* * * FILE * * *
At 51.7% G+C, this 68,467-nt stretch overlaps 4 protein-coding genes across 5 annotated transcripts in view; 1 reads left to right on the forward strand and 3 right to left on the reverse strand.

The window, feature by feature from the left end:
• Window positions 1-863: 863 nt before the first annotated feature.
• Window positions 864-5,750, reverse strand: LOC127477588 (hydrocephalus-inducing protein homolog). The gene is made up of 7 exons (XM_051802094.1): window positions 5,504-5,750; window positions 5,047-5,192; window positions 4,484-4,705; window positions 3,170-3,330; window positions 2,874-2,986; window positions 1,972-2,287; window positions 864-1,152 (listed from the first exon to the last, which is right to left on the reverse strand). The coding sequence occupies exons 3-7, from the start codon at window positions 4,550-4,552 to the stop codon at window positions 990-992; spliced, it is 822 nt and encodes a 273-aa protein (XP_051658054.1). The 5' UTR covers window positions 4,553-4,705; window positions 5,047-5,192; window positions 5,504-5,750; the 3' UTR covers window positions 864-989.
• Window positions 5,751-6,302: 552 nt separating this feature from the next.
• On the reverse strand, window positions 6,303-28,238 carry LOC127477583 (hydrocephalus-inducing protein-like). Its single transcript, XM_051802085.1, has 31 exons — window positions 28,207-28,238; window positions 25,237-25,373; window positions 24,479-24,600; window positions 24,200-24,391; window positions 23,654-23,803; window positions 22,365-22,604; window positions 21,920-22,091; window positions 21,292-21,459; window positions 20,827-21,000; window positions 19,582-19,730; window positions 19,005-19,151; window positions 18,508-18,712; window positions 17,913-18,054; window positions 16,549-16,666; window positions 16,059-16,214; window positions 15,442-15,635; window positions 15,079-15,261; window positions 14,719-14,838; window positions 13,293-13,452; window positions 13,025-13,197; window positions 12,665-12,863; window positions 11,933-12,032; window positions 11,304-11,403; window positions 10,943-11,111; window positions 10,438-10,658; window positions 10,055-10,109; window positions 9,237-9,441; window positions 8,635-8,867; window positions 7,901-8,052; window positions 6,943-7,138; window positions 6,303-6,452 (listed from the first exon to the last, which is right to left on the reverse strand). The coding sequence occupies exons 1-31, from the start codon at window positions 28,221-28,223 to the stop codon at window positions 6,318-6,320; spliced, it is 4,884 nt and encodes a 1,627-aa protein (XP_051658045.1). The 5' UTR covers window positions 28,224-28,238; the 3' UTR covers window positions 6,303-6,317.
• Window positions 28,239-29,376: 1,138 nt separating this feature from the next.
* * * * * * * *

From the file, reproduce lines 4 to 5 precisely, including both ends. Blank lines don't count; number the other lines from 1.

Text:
• Window positions 864-5,750, reverse strand: LOC127477588 (hydrocephalus-inducing protein homolog). The gene is made up of 7 exons (XM_051802094.1): window positions 5,504-5,750; window positions 5,047-5,192; window positions 4,484-4,705; window positions 3,170-3,330; window positions 2,874-2,986; window positions 1,972-2,287; window positions 864-1,152 (listed from the first exon to the last, which is right to left on the reverse strand). The coding sequence occupies exons 3-7, from the start codon at window positions 4,550-4,552 to the stop codon at window positions 990-992; spliced, it is 822 nt and encodes a 273-aa protein (XP_051658054.1). The 5' UTR covers window positions 4,553-4,705; window positions 5,047-5,192; window positions 5,504-5,750; the 3' UTR covers window positions 864-989.
• Window positions 5,751-6,302: 552 nt separating this feature from the next.